14th October 2016
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Sunshine in Scotland, Part One
After the deluge in Deeside, Stuart Urquhart was understandably nervous about organising another ride through Scottish scenery on classic bikes. But it turned out nice again...
As soon as the beer-infused words drifted from my mouth I knew I’d set myself up. ‘You should come over to Scotland sometime and borrow one of my classics – we’ll have a ball!’ We were all in LOUD party mode, celebrating with my Danish friend Jens Kongsvad and remembering our previous trip to the North West 200 some 25 years earlier. Jens’ wife Trine had far sharper ears than her inebriated hubby, and contacted me three years later to suggest we surprise Jens on his coming 55th birthday. How about a midsummer motorcycle tour of Scotland, on guess who’s bike!
‘Well of course, what a great idea!’ I agreed. My first thought was I could take my Commando and Jens could borrow my Hinckley Bonneville – except that I’d recently sold the Triumph. But I didn’t let on. I assured Trine I would organise a short tour, but one based around the Scottish Classic Motorcycle Club’s Autumn Gathering in September rather than midsummer, when Scotland is often wet and midge-infested. By contrast the mid-September Autumn Gathering has a good record of fine weather and an amazing turn-out of classic motorcycles – so plenty interest for our Birthday Biker Boy.
I was left to get on with the planning, with the nagging doubt that the Scottish weather never goes in accordance with anyone’s plans. A key element of our scheme was touring with the same old gang from the NW200. Fortunately all agreed to come along for the ride – Fred, Tom, Ian, Robin and me, plus Jens would make our group of six.Jens, poised for action but with a worried frown
Five months flashed by and September arrived to find me a nervous wreck. Scotland had just experienced one of its best summers and the Gathering was only weeks away. Yet, I still had no loan bike for Jens. Sadly one of our group suddenly died and another two couldn’t make the whole tour. Thus our tour group was reduced to just three, including Jens. Thankfully, RC regular Ian decided to join us and kindly offered his spare Enfield for use in the event that I couldn’t supply a loan bike for Jens. A few days later another friend asked if I knew anyone who’d be interested in his Enfield Bullet 500. As I was already searching for a Bullet for my daughter, I killed two birds in one deal and Jens had a loan bike!
With just days before our departure, insuring Jens to ride the Enfield proved to be a walk in the park. But after another friend, Allan, joined our troop, finding a hotel to sleep our expanding party of five drew a blank. However, my lucky streak was on a roll as the Killin Hotel called me back to offer a cancellation for two twin rooms – whoopee! Then on the same day the BBC forecast popped up with bright yellow suns for the week leading up to the Autumn Gathering. I relaxed for the first time in months. Jens Day finally arrived and, with a fixed grin from ear to ear, I headed to Edinburgh Airport to pick him up. Everything was going to plan.Loch Voil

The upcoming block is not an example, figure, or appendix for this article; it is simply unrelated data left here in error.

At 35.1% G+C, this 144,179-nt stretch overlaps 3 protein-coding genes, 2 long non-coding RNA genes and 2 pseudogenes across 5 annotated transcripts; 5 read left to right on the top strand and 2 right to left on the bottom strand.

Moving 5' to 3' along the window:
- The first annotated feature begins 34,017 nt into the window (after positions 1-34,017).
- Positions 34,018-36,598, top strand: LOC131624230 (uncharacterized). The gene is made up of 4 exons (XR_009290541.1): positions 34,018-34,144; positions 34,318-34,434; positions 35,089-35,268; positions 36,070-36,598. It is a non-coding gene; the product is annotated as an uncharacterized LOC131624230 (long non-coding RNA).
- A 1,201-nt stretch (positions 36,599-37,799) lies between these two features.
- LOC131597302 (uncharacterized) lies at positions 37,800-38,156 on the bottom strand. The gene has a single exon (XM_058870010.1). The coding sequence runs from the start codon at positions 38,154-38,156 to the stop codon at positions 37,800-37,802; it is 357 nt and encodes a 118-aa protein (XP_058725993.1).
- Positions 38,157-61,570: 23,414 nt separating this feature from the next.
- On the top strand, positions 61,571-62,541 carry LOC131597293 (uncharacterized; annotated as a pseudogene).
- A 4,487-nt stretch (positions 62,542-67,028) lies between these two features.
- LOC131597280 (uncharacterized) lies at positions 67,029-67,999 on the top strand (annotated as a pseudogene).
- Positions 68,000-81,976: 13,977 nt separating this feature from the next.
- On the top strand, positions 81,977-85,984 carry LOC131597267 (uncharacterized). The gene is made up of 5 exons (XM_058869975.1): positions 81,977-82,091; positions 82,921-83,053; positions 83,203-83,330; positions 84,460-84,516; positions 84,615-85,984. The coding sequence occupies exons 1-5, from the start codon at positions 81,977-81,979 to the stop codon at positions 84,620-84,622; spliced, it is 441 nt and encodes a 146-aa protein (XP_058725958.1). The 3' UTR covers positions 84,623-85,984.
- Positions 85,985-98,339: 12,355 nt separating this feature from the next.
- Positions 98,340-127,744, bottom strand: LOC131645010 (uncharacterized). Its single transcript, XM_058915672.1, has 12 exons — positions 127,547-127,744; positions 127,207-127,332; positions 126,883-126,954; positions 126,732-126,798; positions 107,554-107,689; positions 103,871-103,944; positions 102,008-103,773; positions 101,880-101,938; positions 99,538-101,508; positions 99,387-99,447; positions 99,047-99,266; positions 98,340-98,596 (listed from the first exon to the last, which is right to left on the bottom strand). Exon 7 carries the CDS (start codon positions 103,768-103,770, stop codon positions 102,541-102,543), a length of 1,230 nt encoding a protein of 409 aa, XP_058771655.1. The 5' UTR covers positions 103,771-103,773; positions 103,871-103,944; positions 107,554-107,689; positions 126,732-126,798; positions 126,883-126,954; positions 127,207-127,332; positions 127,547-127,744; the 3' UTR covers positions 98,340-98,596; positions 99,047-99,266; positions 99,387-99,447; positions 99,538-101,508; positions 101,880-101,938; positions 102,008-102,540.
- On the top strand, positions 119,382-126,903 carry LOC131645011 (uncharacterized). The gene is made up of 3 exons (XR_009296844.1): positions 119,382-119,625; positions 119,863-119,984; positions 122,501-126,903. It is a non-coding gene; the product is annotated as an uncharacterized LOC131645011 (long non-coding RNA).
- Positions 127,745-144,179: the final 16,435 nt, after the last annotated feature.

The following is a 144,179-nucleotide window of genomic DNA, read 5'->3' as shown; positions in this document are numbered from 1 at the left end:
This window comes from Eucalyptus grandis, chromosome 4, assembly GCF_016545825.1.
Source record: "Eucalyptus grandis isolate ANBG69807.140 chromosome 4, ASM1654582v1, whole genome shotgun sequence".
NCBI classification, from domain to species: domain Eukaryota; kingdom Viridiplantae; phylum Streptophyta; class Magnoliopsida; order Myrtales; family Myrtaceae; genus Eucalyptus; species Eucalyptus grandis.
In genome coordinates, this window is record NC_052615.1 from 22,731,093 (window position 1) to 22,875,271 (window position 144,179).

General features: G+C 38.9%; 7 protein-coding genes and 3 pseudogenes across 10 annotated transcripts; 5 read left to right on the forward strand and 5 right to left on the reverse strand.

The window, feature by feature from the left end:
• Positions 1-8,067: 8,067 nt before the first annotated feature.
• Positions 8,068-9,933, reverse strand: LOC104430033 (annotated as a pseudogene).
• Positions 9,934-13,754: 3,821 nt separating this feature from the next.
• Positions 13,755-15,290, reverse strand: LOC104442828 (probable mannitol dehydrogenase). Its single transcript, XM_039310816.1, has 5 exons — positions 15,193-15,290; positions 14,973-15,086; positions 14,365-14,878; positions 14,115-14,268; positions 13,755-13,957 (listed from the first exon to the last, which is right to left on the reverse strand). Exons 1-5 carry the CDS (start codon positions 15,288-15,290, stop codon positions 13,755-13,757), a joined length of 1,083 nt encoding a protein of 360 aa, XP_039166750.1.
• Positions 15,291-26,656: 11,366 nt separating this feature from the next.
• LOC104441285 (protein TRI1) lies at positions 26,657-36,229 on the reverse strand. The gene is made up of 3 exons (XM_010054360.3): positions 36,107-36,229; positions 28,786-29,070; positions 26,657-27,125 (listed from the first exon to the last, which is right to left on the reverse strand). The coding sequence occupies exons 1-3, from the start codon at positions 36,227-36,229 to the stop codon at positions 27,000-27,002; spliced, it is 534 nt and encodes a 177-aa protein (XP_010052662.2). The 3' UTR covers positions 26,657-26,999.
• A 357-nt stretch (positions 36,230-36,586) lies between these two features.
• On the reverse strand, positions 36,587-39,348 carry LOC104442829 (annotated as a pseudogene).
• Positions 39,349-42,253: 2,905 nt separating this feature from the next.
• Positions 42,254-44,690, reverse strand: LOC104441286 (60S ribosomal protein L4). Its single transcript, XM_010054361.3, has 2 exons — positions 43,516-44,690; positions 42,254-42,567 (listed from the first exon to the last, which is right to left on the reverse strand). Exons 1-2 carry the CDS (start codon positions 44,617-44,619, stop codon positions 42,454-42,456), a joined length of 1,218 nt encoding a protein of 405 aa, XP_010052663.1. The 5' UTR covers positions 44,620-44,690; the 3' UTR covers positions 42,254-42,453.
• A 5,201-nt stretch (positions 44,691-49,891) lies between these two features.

For Jens the next morning was a crash course on how to start a 500 Enfield Bullet without breaking his ankle. Fortunately the left-footed Jens mastered the art of starting far better than he coped with the bewildering one-up, three-down, right-side gear shift. We packed light and awaited Allan arriving on his recently purchased Hinckley T100 Bonneville. A quick introduction and 1900cc’s of masquerading Indian and Taiwanese iron thundered through the back roads that led to Crieff. Progress was pitifully slow until Jens became familiar with the eccentricity of his Indian Bullet – this learning curve from BMW K-RS to Enfield Bullet took approximately 12 miles before we could comfortably up the pace of our Enfields to that of the Triumph.
The plan for the first day was to meet up with Ian at Monachle Mhor Hotel for a free round of coffees, courtesy of his delightful daughter. The day was already warming as we passed through Comrie and reached the first jagged mountains that signal the approach to Loch Earn and the venue for the Autumn Gathering in just a few days’ time.
We turned south at Lochearnhead and followed the A84 to Callander before taking the exit to Balquhidder, final resting place of Rob Roy, the ‘Scottish Robin Hood’, who also fought the English during the first Jacobite rebellion in 1688. But before our meeting with Balquhidder’s ancient robber’s bones we followed Ian along Loch Voil’s shoreline-hugging road for our arranged brunch at Monachle Mhor. I was soon lagging behind with frequent stops to take pictures of the utterly stunning panoramas that opened up around every bend – the lads returning expectantly to see at which point on the treacherous single track road, I’d tumbled into the loch!
If you ever tour the Trossachs, do not pass Loch Voil. You can follow our wonderland route by taking the B-road to Balquhidder, immediately opposite the Kingshouse Hotel (sign-posted) and enjoy a well-earned pint of ‘Bitter and Twisted’ at Monachle Mhor. Refreshed by our B&T, we headed back to salute Rob Roy before taking the north road to Killin.
Once entrenched at Loch Tay our evening was spent enjoying some traditional haggis overlooking Killin’s beautiful Falls of Dochart. The haggis was soon chased by more than a few pints of the aptly named Schiehallion ale – a superb end to a very pleasant first day.Killin’s beautiful Falls of Dochart
Next time: would the weather stay set fair? Would the Enfield agree to start first kick?
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